Again, free fatty acids in the oil are not compounds resulting from lipid oxidation reactions. In other words, they are not aldehydes.
If you have any questions, please let me know.
Subramaniam Sathivel, Ph.D. Professor of Food Processing Engineering
About Dr. Sathivel
Dr. Sathivel is the Professor of Food Engineer at the School Nutrition and Food Sciences and the Department of Biological and Agricultural Engineering, Louisiana State University Agricultural Center (LSUAC). Before joined LSUAC, Dr. Sathivel worked five years as an Assistant Professor of Seafood Processing and Engineering at the Fishery Industry Technology Center (FITC), University of Alaska Fairbanks, Alaska. He is responsible for the food process engineering laboratory at the LSUAC, where his projects include design and development of an adsorption technology to purify fish oils and fish protein, value added products, edible films and edible coatings. Dr. Sathivel has published 60 refereed articles, two popular articles, five book chapters, and six proceedings. Dr. Sathivel has an equally respectable record of published abstracts and professional presentations, many of which were invited talks at international scientific meetings and conferences.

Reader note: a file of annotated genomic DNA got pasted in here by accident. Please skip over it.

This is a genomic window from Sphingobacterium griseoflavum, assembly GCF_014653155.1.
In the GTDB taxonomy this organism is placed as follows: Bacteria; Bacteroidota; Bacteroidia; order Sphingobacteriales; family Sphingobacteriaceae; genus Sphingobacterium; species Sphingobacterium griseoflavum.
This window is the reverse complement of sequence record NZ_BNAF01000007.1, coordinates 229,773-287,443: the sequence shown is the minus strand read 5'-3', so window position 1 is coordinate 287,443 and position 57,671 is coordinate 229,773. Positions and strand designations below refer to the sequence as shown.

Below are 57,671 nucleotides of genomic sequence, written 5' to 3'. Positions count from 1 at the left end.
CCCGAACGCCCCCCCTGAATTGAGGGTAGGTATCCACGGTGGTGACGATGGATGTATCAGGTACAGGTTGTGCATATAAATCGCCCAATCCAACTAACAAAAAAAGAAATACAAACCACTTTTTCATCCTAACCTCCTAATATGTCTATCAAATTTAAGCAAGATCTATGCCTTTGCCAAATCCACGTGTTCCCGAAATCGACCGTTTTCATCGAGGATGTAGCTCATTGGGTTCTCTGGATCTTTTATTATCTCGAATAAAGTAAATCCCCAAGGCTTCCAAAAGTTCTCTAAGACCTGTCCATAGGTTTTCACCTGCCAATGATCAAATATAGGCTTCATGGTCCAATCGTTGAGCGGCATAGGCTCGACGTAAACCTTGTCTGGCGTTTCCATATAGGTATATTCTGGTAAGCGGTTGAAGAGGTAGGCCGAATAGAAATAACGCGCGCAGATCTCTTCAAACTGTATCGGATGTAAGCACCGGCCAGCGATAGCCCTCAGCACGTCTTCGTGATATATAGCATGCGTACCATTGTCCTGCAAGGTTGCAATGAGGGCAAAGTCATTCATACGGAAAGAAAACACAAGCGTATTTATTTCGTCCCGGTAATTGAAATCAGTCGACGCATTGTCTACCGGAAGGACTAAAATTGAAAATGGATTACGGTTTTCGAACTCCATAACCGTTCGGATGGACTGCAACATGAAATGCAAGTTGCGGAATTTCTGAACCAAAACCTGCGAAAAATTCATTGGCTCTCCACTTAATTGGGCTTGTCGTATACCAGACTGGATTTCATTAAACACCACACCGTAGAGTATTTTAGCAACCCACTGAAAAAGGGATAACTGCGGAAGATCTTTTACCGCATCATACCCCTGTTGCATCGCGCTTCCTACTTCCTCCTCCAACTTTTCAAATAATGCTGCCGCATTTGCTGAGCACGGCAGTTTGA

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Schnepf, M., Spencer, G., & Carlort, J. (1991). Chemical and sensory characteristics of stored menhaden oil/soybean oil blends. Journal of the American Oil Chemists Society, 68(5), 281-284.